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Proceedings Paper

CLARREO calibration uncertainty assessment tool: status and path forward
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Paper Abstract

The Climate Absolute Radiance and Refractivity Observatory (CLARREO) mission is designed to make SItraceable measurements and provide a long-term benchmarking data record for the detection, projection, and attribution of changes in the Earths climate system. The CLARREO mission will include instruments operating in the reflected solar (RS) wavelength region from 320 nm to 2300 nm and the thermal infrared wavelength region from 5 μm to 50 μm. A major objective of CLARREO is to improve the accuracy of SI-traceable absolute calibration in the infrared and reflected solar wavelengths. In this paper we describe a tool developed to assess the uncertainty of the top of the atmosphere (TOA) Earth reflectance, to be measured by the CLARREO reflected solar (RS) instrument. The tool provides an error estimate based on the preliminary prototype instrument design. The on-orbit calibration approach currently implemented in the tool uses a direct view of the Sun through an attenuator. Several attenuation approaches are considered and incorporated as options of viewing the Sun through: a pinhole; a perforated plate; a combination between a pinhole and reduced exposure time and/or a neutral density (ND) filter. Additional approaches can readily be implemented. The tool is realized in Excel and is intended to facilitate error budget assessments specifically of the CLARREO RS instrument. Towards deriving a realistic estimate we started compiling a database of values for the various uncertainty contributors using results from testing prototypes or from other missions utilizing similar design.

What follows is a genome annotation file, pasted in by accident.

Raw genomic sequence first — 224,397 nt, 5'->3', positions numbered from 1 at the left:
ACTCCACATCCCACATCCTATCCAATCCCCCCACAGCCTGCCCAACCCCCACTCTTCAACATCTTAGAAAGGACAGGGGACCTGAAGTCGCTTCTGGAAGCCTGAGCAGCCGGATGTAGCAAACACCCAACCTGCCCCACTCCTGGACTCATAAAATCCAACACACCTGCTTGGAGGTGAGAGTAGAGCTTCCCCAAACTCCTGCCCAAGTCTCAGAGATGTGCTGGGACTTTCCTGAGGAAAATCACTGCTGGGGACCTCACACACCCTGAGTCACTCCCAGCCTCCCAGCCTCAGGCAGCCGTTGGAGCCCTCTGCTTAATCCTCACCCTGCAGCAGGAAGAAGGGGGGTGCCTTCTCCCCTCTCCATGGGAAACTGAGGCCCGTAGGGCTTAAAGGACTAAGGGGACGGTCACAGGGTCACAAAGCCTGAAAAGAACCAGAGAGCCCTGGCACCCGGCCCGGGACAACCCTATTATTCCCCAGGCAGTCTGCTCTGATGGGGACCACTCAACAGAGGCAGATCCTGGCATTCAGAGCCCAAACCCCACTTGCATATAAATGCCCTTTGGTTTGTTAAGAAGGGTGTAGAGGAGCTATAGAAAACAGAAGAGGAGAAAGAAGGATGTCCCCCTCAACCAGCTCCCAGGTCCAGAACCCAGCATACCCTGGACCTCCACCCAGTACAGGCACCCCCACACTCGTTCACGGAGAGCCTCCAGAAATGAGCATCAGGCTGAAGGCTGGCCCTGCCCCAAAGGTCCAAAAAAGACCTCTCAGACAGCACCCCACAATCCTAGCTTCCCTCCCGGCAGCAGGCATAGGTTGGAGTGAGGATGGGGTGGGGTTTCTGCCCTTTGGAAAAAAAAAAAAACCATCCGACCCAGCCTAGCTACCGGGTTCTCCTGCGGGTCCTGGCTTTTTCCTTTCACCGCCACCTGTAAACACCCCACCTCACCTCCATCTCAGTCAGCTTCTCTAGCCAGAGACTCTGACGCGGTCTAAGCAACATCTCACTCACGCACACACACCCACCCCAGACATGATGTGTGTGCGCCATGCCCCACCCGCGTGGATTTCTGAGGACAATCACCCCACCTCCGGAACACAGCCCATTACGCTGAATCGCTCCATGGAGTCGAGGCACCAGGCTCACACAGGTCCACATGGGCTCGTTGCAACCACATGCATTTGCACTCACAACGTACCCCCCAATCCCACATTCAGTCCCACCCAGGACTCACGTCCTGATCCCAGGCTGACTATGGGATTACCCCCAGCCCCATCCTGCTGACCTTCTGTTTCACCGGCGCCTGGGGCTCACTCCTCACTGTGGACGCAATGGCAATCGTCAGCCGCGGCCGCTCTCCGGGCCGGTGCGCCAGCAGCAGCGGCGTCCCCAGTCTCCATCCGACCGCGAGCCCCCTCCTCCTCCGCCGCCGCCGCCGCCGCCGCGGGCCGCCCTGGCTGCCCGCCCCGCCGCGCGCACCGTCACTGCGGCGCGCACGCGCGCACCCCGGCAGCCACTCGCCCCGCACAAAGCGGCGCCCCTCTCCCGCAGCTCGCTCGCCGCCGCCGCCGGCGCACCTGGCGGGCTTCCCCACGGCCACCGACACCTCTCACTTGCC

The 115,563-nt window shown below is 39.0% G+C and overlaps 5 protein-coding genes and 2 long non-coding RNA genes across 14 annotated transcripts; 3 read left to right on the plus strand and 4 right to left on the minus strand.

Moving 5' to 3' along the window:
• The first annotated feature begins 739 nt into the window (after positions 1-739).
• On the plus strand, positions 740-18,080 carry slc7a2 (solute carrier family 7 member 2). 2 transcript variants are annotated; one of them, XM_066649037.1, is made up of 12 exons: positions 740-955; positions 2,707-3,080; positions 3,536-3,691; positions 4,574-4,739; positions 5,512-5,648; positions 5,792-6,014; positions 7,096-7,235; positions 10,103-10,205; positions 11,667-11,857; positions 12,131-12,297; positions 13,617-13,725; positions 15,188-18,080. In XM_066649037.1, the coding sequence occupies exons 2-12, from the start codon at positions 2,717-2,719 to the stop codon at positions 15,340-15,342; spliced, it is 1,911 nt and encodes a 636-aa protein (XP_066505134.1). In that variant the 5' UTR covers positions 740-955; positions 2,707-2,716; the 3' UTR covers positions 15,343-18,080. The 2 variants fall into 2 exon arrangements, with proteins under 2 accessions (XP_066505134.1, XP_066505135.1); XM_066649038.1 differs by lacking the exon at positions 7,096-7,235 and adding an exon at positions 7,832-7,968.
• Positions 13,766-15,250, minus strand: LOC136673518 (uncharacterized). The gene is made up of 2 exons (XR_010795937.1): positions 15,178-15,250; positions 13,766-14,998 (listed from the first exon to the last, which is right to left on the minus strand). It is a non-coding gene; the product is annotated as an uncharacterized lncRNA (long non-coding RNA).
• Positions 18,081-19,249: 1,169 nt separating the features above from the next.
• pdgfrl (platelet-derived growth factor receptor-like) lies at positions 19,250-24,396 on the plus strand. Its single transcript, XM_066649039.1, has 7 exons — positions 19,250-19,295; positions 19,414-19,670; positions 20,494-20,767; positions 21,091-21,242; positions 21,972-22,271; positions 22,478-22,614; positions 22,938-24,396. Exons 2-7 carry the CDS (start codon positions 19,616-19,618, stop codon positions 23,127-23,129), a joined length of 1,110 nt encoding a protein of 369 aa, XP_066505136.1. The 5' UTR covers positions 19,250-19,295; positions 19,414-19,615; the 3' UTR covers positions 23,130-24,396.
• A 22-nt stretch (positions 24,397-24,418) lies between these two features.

Paper Details

Date Published: 26 September 2014
PDF: 8 pages
Proc. SPIE 9218, Earth Observing Systems XIX, 92181U (26 September 2014); doi: 10.1117/12.2061962
Show Author Affiliations
Boryana Efremova, Sigma Space Corp. (United States)
Aisheng Wu, Sigma Space Corp. (United States)
Xiaoxiong Xiong, NASA Goddard Space Flight Ctr. (United States)
James Butler, NASA Goddard Space Flight Ctr. (United States)


Published in SPIE Proceedings Vol. 9218:
Earth Observing Systems XIX
James J. Butler; Xiaoxiong (Jack) Xiong; Xingfa Gu, Editor(s)

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